However, your spiffy new piece of furniture might have to dangle out of the trunk on the way home from the antique store. 48 cubic feet is actually well below the segment’s average; the Euro-spec Volkswagen Passat Variant gets a crossover-rivaling 62.8 cubes, and the wagon version of the Renault Talisman boasts a little over 60 cubic feet. Opel knows what it needs to improve as it designs the next-gen model, clearly.

On the road

The 2.0-liter is part of Opel’s recently-introduced Whisper family of diesel engines, which also includes 1.3- and 1.6-liter units. It certainly doesn’t whisper when you push the ignition button, it still sounds and feels like a diesel especially when it’s cold outside, but it’s not as intrusive as the engine it replaces. The “whisper” part becomes a little more evident at speed. Punch the throttle and the 2.0-liter is quieter than both Volkswagen‘s TDI and Renault’s dCi. It’s still louder than a gasoline-burning mill, but Opel has gone to great lengths to eliminate the resounding clatter typically associated with oil-burners.

The Country Tourer isn’t fast by any means, though it’s brisk off the line because the torque comes on heavy and low. There’s very little lag from the turbo. The engine begins to run out of breath higher in the rev range, so the sooner the transmission shifts up the better.

The six-speed automatic goes through the gears without making its presence known even with the accelerator pushed in all the way. Our tester came with shift paddles, but the Insignia Country Tourer isn’t a performance machine and it doesn’t beg you to drive it like one, it’s not engaging by any means. It’s more of a laid-back cruiser designed to provide a comfortable ride above all, so the transmission is best left in automatic mode, at least in driving conditions broadly described as “regular.” The paddles are useful when passing, and when going up a steep, winding mountain road.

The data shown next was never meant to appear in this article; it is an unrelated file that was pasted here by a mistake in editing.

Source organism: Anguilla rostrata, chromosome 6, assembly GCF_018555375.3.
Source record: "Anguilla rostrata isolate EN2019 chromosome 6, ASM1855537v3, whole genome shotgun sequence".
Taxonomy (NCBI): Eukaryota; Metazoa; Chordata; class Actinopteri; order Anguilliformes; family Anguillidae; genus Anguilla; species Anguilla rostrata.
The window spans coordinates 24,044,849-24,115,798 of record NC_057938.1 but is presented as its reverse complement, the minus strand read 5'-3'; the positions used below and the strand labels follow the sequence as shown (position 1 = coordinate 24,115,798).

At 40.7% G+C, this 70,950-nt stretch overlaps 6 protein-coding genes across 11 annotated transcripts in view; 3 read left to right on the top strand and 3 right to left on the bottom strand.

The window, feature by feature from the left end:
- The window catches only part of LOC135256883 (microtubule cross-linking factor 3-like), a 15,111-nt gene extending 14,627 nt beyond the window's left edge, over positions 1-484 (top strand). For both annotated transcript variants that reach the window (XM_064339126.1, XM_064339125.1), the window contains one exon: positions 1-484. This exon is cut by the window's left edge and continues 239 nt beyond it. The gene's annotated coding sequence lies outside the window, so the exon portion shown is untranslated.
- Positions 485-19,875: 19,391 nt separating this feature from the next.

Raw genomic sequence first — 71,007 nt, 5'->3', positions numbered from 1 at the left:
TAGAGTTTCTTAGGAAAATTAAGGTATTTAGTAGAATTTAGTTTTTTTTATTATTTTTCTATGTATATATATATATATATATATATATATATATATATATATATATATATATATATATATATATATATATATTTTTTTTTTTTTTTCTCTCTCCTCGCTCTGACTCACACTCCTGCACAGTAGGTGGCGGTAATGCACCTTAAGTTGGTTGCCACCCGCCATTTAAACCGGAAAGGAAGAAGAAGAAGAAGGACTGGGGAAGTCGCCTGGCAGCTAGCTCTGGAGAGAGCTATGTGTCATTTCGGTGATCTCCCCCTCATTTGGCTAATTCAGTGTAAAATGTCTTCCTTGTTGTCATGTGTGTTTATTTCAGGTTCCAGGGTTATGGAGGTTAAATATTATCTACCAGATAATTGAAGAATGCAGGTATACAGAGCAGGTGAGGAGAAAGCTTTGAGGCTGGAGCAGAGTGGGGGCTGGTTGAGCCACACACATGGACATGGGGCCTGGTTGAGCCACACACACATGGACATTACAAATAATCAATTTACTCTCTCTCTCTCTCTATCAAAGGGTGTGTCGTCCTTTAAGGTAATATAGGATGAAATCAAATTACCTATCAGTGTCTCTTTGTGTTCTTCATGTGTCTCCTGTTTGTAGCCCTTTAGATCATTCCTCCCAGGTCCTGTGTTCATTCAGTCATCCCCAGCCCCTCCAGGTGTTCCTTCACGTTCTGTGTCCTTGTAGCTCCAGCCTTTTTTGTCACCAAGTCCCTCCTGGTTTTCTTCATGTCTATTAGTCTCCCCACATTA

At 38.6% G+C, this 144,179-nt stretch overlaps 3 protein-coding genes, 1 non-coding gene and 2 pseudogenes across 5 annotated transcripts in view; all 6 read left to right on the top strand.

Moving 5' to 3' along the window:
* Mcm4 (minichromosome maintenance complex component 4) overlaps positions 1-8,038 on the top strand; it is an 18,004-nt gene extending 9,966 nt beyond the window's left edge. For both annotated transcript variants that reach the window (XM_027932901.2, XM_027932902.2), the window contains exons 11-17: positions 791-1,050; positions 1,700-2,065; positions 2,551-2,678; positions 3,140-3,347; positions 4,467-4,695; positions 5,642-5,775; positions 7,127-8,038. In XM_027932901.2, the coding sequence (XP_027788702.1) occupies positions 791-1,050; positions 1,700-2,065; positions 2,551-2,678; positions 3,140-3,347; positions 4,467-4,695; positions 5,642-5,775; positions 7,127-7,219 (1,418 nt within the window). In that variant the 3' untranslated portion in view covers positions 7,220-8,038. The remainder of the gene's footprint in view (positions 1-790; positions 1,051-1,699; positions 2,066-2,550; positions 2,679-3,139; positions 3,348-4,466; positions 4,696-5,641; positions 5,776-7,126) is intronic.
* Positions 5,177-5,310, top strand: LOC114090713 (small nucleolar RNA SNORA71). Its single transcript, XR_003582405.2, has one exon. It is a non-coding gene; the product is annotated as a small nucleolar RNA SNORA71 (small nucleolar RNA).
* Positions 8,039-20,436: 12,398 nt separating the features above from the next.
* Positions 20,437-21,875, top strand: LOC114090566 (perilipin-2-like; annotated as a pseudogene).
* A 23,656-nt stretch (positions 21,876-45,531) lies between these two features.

The Insignia is more composed on twisty roads than a comparable crossover, a trait that we attribute to a much lower center of gravity. In terms of handling, the difference between the Insignia sedan and the Insignia wagon is all but imperceptible. The ride is supple even though it feels firmer than that of a Regal. Light it ain’t, but the steering is well-weighted and direct so you don’t get the impression that you’re piloting a behemoth unless you really start to push it.

Opel’s flagship is at home on the highway, where it’ll effortlessly cruise for miles on end thanks to a long sixth gear that keeps the rpm down and a quiet four-pot. It returns about 40 mpg in a mixed cycle, and it can realistically reach the upper 40s on the highway if it’s driven by someone with a light right foot.

Leftlane‘s bottom line

Make no mistake, the station wagon isn’t about to make an unexpected comeback. Its time as the chariot of choice for families with kids, dogs, and a weekend’s worth of gear has passed, and there’s realistically little Buick — or any automaker, for that matter — can do to change that. However, there are still buyers out there who are after a spacious car that doesn’t look and drive like a neutered off-roader, and a Buick-badged version of the Insignia Country Tourer could neatly slot into that niche.

The issue is that the current Insignia is getting a little long in the tooth, especially when it’s pitted against its more modern competitors. Buick understandably can’t justify putting itself through the costly and time-consuming process of federalizing it. A brand new Regal is scheduled to arrive in the next couple of years, and a rugged all-wheel drive wagon variant aimed at Subaru‘s Outback could lure an array of first-time buyers into Buick showrooms if it’s priced right.

Photos by Ronan Glon.